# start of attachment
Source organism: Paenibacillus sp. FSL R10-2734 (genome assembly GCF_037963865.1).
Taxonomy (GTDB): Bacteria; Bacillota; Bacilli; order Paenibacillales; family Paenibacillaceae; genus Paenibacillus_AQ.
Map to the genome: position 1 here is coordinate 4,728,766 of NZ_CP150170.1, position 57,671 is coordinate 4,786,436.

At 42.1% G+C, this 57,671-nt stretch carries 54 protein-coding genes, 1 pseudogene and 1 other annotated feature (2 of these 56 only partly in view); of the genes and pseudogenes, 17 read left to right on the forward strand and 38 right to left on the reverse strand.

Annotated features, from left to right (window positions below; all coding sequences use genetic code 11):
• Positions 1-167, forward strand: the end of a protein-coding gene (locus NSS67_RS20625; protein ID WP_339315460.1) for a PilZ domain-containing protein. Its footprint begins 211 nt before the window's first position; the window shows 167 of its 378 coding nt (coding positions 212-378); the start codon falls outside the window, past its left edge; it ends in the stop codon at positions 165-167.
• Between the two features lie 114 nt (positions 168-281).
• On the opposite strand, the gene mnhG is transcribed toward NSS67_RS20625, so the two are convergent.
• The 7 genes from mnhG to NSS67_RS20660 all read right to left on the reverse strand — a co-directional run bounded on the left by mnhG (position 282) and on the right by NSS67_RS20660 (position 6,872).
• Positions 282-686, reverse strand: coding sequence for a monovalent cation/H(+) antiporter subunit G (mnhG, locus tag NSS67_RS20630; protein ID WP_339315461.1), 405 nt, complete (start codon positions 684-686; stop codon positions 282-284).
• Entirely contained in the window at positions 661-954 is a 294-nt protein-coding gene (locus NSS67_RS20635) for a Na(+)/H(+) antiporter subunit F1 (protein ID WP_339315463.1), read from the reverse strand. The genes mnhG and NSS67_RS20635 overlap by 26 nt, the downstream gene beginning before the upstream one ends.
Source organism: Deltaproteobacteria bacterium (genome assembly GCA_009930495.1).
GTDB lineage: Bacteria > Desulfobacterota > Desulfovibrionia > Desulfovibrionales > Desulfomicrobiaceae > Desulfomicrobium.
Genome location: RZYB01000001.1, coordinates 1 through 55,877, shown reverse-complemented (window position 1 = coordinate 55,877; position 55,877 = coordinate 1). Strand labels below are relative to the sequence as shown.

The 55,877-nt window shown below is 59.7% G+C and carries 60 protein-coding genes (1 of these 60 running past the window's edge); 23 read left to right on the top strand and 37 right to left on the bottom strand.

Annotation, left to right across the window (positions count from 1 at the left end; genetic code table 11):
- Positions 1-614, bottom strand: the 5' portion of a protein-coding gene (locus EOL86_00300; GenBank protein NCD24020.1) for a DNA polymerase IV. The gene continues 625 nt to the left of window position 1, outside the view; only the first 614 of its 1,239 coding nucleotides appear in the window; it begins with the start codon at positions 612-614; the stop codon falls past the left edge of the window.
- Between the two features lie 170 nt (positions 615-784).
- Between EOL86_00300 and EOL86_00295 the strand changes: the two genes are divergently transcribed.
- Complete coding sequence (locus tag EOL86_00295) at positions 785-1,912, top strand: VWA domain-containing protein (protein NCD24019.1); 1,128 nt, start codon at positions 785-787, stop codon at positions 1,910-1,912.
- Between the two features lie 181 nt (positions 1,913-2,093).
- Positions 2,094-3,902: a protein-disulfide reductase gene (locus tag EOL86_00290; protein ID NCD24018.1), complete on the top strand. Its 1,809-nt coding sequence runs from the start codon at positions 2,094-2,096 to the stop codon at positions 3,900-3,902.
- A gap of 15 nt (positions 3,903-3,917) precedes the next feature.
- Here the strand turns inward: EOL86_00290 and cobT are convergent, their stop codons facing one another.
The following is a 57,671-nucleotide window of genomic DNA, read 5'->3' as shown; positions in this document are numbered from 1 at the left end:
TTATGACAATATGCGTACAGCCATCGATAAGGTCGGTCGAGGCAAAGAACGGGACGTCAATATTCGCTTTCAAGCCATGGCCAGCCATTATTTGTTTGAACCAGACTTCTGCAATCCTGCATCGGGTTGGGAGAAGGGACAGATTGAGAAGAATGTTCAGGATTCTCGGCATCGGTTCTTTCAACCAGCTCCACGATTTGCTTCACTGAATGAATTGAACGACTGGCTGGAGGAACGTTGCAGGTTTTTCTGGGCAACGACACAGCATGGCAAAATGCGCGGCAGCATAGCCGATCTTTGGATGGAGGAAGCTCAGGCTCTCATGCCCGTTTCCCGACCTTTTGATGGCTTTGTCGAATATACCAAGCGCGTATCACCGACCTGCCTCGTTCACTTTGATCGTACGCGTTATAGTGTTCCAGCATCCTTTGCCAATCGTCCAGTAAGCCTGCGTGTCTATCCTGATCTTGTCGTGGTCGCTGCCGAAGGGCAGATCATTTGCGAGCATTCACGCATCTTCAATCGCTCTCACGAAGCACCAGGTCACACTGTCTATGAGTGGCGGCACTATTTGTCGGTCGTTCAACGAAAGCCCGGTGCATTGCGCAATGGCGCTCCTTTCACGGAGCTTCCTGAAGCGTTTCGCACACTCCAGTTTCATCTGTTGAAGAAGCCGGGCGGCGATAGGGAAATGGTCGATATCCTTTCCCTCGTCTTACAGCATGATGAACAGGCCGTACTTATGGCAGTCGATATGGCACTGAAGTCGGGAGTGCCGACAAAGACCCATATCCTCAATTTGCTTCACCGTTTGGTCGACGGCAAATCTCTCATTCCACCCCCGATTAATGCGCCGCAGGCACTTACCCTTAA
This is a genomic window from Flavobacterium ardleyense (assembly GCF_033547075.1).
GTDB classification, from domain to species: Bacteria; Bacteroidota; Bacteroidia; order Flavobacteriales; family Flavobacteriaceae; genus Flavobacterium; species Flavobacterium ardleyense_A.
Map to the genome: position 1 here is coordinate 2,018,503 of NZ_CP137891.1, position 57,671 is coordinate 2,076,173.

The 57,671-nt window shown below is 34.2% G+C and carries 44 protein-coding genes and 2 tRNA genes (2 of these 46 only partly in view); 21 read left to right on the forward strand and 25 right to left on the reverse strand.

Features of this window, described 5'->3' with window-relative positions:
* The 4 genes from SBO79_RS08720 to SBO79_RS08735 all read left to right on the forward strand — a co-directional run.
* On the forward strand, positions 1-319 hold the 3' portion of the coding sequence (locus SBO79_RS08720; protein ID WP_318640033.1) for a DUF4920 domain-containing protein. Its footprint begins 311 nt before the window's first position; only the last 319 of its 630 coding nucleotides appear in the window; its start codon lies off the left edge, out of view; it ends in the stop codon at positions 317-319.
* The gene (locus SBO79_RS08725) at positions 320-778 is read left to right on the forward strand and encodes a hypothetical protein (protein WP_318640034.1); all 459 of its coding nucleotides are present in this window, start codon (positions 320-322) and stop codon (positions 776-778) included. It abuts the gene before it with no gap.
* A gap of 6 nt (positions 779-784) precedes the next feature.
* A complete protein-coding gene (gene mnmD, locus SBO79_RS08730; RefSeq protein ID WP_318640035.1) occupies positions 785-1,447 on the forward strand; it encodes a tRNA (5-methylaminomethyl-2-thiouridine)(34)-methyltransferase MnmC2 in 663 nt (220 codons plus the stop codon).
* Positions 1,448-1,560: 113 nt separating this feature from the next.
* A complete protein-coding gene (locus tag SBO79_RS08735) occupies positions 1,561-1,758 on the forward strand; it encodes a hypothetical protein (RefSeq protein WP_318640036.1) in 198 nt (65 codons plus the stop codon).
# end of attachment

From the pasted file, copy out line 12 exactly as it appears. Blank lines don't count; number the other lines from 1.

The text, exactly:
Source organism: Deltaproteobacteria bacterium (genome assembly GCA_009930495.1).